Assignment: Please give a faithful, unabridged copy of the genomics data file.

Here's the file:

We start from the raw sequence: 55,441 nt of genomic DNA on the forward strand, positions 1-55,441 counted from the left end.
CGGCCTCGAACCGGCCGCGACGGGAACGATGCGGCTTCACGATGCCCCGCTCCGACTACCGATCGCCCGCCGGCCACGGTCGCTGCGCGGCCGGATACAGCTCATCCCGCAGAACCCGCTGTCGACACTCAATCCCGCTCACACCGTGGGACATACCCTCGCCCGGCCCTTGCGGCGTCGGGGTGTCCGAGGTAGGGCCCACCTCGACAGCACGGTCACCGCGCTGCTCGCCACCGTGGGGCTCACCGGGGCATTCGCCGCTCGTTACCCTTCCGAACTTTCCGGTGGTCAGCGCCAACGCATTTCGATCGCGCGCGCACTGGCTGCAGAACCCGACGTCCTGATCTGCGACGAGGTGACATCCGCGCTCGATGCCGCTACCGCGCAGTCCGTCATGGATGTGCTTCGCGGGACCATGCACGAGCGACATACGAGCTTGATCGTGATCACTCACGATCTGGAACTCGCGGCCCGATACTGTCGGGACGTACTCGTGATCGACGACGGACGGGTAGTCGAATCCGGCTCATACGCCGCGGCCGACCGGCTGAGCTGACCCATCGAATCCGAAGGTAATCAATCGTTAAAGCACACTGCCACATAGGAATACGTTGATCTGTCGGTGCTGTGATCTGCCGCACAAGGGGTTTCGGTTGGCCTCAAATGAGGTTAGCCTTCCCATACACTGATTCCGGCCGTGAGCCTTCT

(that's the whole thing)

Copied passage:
We start from the raw sequence: 55,441 nt of genomic DNA on the forward strand, positions 1-55,441 counted from the left end.
CGGCCTCGAACCGGCCGCGACGGGAACGATGCGGCTTCACGATGCCCCGCTCCGACTACCGATCGCCCGCCGGCCACGGTCGCTGCGCGGCCGGATACAGCTCATCCCGCAGAACCCGCTGTCGACACTCAATCCCGCTCACACCGTGGGACATACCCTCGCCCGGCCCTTGCGGCGTCGGGGTGTCCGAGGTAGGGCCCACCTCGACAGCACGGTCACCGCGCTGCTCGCCACCGTGGGGCTCACCGGGGCATTCGCCGCTCGTTACCCTTCCGAACTTTCCGGTGGTCAGCGCCAACGCATTTCGATCGCGCGCGCACTGGCTGCAGAACCCGACGTCCTGATCTGCGACGAGGTGACATCCGCGCTCGATGCCGCTACCGCGCAGTCCGTCATGGATGTGCTTCGCGGGACCATGCACGAGCGACATACGAGCTTGATCGTGATCACTCACGATCTGGAACTCGCGGCCCGATACTGTCGGGACGTACTCGTGATCGACGACGGACGGGTAGTCGAATCCGGCTCATACGCCGCGGCCGACCGGCTGAGCTGACCCATCGAATCCGAAGGTAATCAATCGTTAAAGCACACTGCCACATAGGAATACGTTGATCTGTCGGTGCTGTGATCTGCCGCACAAGGGGTTTCGGTTGGCCTCAAATGAGGTTAGCCTTCCCATACACTGATTCCGGCCGTGAGCCTTCT